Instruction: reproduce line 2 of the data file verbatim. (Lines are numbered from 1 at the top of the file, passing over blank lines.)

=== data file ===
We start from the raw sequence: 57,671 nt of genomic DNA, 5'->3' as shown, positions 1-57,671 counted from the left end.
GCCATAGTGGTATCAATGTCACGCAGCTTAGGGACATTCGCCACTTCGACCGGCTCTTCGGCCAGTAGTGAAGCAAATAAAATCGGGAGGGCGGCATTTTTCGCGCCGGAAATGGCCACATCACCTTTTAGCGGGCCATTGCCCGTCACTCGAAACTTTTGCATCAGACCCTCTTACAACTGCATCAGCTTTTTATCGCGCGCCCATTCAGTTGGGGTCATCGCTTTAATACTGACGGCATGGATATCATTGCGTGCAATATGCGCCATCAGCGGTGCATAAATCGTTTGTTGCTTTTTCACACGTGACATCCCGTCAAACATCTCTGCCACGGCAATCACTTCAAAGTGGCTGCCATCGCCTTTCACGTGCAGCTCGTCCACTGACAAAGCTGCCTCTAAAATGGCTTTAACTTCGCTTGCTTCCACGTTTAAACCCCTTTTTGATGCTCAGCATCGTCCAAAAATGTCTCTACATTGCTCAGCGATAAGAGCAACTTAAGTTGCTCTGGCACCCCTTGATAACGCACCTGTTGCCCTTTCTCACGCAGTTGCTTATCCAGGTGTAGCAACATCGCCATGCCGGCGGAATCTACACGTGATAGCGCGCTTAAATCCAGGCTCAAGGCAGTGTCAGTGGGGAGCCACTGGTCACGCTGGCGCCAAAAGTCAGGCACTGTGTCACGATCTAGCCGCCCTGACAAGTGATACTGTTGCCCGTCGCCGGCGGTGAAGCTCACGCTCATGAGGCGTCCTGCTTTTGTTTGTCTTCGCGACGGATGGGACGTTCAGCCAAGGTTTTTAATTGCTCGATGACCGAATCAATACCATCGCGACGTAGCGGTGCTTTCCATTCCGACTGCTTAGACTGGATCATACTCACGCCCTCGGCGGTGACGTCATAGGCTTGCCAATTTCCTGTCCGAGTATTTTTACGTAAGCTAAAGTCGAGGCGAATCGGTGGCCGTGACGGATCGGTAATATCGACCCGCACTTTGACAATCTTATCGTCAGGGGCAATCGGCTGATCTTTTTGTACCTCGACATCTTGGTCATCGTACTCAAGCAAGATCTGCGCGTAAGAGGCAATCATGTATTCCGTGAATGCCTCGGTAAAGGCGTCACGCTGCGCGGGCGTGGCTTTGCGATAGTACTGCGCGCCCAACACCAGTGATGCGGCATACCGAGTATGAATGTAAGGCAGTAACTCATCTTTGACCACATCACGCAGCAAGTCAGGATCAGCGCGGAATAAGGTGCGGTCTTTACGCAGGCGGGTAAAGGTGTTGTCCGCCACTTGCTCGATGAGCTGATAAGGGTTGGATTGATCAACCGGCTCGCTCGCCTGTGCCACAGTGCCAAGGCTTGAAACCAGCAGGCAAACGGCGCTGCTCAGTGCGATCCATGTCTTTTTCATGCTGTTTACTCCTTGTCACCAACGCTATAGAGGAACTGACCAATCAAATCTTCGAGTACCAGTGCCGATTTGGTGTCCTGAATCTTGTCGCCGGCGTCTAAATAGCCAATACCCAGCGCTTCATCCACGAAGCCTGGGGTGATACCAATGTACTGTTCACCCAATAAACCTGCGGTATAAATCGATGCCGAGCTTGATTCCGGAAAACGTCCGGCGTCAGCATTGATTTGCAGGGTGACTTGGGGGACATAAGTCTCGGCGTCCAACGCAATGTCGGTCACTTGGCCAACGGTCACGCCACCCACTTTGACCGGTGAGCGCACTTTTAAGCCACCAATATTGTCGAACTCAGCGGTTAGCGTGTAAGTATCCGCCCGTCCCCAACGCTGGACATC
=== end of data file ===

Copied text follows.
GCCATAGTGGTATCAATGTCACGCAGCTTAGGGACATTCGCCACTTCGACCGGCTCTTCGGCCAGTAGTGAAGCAAATAAAATCGGGAGGGCGGCATTTTTCGCGCCGGAAATGGCCACATCACCTTTTAGCGGGCCATTGCCCGTCACTCGAAACTTTTGCATCAGACCCTCTTACAACTGCATCAGCTTTTTATCGCGCGCCCATTCAGTTGGGGTCATCGCTTTAATACTGACGGCATGGATATCATTGCGTGCAATATGCGCCATCAGCGGTGCATAAATCGTTTGTTGCTTTTTCACACGTGACATCCCGTCAAACATCTCTGCCACGGCAATCACTTCAAAGTGGCTGCCATCGCCTTTCACGTGCAGCTCGTCCACTGACAAAGCTGCCTCTAAAATGGCTTTAACTTCGCTTGCTTCCACGTTTAAACCCCTTTTTGATGCTCAGCATCGTCCAAAAATGTCTCTACATTGCTCAGCGATAAGAGCAACTTAAGTTGCTCTGGCACCCCTTGATAACGCACCTGTTGCCCTTTCTCACGCAGTTGCTTATCCAGGTGTAGCAACATCGCCATGCCGGCGGAATCTACACGTGATAGCGCGCTTAAATCCAGGCTCAAGGCAGTGTCAGTGGGGAGCCACTGGTCACGCTGGCGCCAAAAGTCAGGCACTGTGTCACGATCTAGCCGCCCTGACAAGTGATACTGTTGCCCGTCGCCGGCGGTGAAGCTCACGCTCATGAGGCGTCCTGCTTTTGTTTGTCTTCGCGACGGATGGGACGTTCAGCCAAGGTTTTTAATTGCTCGATGACCGAATCAATACCATCGCGACGTAGCGGTGCTTTCCATTCCGACTGCTTAGACTGGATCATACTCACGCCCTCGGCGGTGACGTCATAGGCTTGCCAATTTCCTGTCCGAGTATTTTTACGTAAGCTAAAGTCGAGGCGAATCGGTGGCCGTGACGGATCGGTAATATCGACCCGCACTTTGACAATCTTATCGTCAGGGGCAATCGGCTGATCTTTTTGTACCTCGACATCTTGGTCATCGTACTCAAGCAAGATCTGCGCGTAAGAGGCAATCATGTATTCCGTGAATGCCTCGGTAAAGGCGTCACGCTGCGCGGGCGTGGCTTTGCGATAGTACTGCGCGCCCAACACCAGTGATGCGGCATACCGAGTATGAATGTAAGGCAGTAACTCATCTTTGACCACATCACGCAGCAAGTCAGGATCAGCGCGGAATAAGGTGCGGTCTTTACGCAGGCGGGTAAAGGTGTTGTCCGCCACTTGCTCGATGAGCTGATAAGGGTTGGATTGATCAACCGGCTCGCTCGCCTGTGCCACAGTGCCAAGGCTTGAAACCAGCAGGCAAACGGCGCTGCTCAGTGCGATCCATGTCTTTTTCATGCTGTTTACTCCTTGTCACCAACGCTATAGAGGAACTGACCAATCAAATCTTCGAGTACCAGTGCCGATTTGGTGTCCTGAATCTTGTCGCCGGCGTCTAAATAGCCAATACCCAGCGCTTCATCCACGAAGCCTGGGGTGATACCAATGTACTGTTCACCCAATAAACCTGCGGTATAAATCGATGCCGAGCTTGATTCCGGAAAACGTCCGGCGTCAGCATTGATTTGCAGGGTGACTTGGGGGACATAAGTCTCGGCGTCCAACGCAATGTCGGTCACTTGGCCAACGGTCACGCCACCCACTTTGACCGGTGAGCGCACTTTTAAGCCACCAATATTGTCGAACTCAGCGGTTAGCGTGTAAGTATCCGCCCGTCCCCAACGCTGGACATC